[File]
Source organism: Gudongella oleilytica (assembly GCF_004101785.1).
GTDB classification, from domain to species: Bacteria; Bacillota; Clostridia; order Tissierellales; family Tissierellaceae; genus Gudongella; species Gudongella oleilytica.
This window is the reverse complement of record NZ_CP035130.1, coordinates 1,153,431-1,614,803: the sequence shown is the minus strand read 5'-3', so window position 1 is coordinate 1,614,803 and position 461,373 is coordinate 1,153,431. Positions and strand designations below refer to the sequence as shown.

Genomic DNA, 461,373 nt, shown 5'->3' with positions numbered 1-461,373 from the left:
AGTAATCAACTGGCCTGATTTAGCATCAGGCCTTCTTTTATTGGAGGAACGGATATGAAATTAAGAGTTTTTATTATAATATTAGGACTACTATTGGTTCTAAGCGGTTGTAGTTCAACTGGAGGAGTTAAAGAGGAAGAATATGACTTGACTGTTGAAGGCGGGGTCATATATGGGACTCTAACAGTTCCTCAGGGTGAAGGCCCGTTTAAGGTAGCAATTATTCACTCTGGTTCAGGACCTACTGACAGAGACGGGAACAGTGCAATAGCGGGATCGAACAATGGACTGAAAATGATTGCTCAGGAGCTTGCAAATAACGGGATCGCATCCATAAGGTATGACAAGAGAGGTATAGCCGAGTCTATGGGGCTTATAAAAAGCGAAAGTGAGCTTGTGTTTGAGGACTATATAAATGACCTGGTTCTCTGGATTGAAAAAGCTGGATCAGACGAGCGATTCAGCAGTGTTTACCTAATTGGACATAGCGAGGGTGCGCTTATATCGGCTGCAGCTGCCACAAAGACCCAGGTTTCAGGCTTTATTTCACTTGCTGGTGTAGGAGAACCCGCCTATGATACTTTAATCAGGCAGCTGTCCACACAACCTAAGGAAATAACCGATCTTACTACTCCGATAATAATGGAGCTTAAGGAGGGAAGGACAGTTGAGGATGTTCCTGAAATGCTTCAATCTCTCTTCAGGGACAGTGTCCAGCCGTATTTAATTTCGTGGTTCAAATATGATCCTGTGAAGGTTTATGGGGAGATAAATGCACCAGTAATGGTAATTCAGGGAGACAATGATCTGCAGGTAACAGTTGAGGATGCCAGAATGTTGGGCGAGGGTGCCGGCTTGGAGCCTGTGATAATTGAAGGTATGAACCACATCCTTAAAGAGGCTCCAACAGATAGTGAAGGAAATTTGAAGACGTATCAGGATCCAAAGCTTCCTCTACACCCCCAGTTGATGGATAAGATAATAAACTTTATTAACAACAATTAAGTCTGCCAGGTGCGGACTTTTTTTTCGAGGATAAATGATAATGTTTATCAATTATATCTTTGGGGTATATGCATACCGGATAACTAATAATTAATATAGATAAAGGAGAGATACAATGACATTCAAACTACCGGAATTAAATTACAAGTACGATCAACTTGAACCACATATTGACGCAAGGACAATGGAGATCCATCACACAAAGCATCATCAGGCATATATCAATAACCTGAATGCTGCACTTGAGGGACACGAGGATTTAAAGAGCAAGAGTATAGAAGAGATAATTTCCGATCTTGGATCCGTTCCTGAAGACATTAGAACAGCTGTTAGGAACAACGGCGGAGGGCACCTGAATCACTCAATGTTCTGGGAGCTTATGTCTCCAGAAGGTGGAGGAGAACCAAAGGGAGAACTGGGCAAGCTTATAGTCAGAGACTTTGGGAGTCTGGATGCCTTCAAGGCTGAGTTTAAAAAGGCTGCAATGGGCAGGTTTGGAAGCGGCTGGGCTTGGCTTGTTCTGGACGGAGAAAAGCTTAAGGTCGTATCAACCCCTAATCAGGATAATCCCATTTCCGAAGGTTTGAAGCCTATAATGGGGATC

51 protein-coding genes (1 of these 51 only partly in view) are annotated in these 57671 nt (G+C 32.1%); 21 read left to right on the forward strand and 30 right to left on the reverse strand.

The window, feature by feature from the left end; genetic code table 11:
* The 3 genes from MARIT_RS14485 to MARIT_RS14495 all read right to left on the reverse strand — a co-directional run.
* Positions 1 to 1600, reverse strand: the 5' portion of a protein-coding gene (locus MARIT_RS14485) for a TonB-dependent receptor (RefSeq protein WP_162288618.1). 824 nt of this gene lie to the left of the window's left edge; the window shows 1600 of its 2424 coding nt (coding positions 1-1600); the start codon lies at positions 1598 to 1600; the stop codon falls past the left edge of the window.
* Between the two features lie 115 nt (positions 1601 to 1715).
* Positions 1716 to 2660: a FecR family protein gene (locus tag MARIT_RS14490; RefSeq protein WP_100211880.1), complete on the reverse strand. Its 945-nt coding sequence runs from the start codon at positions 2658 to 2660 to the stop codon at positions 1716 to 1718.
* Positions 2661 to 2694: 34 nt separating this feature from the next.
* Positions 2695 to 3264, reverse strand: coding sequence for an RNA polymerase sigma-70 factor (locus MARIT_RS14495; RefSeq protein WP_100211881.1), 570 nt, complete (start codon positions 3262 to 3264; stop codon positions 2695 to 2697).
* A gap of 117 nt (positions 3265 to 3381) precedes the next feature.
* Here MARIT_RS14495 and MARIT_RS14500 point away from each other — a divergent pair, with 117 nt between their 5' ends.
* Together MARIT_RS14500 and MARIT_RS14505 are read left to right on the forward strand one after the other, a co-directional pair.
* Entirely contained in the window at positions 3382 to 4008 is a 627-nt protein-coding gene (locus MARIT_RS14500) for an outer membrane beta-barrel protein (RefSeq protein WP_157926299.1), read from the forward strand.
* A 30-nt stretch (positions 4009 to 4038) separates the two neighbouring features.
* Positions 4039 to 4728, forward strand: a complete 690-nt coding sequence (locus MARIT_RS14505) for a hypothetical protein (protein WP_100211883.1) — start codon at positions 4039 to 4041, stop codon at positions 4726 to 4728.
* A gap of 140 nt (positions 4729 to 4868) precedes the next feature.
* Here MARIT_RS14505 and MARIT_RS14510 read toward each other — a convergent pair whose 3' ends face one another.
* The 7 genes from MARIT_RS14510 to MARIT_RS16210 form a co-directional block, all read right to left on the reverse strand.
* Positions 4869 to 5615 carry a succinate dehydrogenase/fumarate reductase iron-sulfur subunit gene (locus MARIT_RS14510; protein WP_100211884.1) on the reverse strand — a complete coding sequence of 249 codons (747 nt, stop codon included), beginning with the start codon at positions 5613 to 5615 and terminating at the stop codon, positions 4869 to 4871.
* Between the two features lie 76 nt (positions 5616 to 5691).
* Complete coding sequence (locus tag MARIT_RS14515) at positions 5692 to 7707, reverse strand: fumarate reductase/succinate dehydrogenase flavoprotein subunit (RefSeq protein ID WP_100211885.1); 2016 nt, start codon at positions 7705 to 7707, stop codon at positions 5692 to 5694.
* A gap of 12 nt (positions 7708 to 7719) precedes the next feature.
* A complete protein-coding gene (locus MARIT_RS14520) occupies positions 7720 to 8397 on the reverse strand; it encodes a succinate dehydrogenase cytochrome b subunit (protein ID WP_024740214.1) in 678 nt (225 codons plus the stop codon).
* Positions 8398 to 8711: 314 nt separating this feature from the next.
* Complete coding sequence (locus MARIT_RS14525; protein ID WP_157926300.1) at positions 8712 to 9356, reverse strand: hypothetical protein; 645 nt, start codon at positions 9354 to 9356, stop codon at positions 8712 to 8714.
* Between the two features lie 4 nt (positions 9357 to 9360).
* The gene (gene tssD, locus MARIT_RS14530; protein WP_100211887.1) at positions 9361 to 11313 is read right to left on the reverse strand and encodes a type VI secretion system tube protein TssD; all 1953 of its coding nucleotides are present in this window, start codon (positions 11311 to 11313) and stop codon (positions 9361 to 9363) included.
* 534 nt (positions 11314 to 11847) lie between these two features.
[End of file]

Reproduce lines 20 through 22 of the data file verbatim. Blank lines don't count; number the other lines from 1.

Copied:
* A gap of 140 nt (positions 4729 to 4868) precedes the next feature.
* Here MARIT_RS14505 and MARIT_RS14510 read toward each other — a convergent pair whose 3' ends face one another.
* The 7 genes from MARIT_RS14510 to MARIT_RS16210 form a co-directional block, all read right to left on the reverse strand.